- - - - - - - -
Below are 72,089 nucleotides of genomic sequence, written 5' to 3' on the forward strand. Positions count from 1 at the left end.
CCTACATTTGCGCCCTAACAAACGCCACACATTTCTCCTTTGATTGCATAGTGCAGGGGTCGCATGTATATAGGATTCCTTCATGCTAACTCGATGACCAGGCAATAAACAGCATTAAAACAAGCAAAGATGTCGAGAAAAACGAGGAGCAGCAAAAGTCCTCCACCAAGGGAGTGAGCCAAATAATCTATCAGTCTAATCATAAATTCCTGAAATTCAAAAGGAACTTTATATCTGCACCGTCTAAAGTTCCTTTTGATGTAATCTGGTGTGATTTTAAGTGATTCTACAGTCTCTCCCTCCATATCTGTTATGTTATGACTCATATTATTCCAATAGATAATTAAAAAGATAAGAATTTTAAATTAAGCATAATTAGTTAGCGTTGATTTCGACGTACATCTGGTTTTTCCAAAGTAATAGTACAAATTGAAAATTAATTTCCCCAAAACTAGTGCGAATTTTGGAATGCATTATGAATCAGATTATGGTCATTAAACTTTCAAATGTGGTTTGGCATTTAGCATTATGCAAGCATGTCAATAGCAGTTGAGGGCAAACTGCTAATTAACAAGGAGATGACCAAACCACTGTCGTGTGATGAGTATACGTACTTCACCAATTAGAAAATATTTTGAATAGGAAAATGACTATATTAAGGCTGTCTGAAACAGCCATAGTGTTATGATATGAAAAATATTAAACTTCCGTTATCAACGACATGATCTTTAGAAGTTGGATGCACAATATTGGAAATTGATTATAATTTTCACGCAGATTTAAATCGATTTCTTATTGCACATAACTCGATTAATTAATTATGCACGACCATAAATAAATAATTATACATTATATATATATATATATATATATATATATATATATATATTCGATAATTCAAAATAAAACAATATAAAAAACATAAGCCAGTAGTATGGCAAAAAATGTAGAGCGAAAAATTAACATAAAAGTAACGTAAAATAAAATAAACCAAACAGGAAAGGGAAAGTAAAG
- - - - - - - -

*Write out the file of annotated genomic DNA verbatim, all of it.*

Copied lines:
Below are 72,089 nucleotides of genomic sequence, written 5' to 3' on the forward strand. Positions count from 1 at the left end.
CCTACATTTGCGCCCTAACAAACGCCACACATTTCTCCTTTGATTGCATAGTGCAGGGGTCGCATGTATATAGGATTCCTTCATGCTAACTCGATGACCAGGCAATAAACAGCATTAAAACAAGCAAAGATGTCGAGAAAAACGAGGAGCAGCAAAAGTCCTCCACCAAGGGAGTGAGCCAAATAATCTATCAGTCTAATCATAAATTCCTGAAATTCAAAAGGAACTTTATATCTGCACCGTCTAAAGTTCCTTTTGATGTAATCTGGTGTGATTTTAAGTGATTCTACAGTCTCTCCCTCCATATCTGTTATGTTATGACTCATATTATTCCAATAGATAATTAAAAAGATAAGAATTTTAAATTAAGCATAATTAGTTAGCGTTGATTTCGACGTACATCTGGTTTTTCCAAAGTAATAGTACAAATTGAAAATTAATTTCCCCAAAACTAGTGCGAATTTTGGAATGCATTATGAATCAGATTATGGTCATTAAACTTTCAAATGTGGTTTGGCATTTAGCATTATGCAAGCATGTCAATAGCAGTTGAGGGCAAACTGCTAATTAACAAGGAGATGACCAAACCACTGTCGTGTGATGAGTATACGTACTTCACCAATTAGAAAATATTTTGAATAGGAAAATGACTATATTAAGGCTGTCTGAAACAGCCATAGTGTTATGATATGAAAAATATTAAACTTCCGTTATCAACGACATGATCTTTAGAAGTTGGATGCACAATATTGGAAATTGATTATAATTTTCACGCAGATTTAAATCGATTTCTTATTGCACATAACTCGATTAATTAATTATGCACGACCATAAATAAATAATTATACATTATATATATATATATATATATATATATATATATATATATTCGATAATTCAAAATAAAACAATATAAAAAACATAAGCCAGTAGTATGGCAAAAAATGTAGAGCGAAAAATTAACATAAAAGTAACGTAAAATAAAATAAACCAAACAGGAAAGGGAAAGTAAAG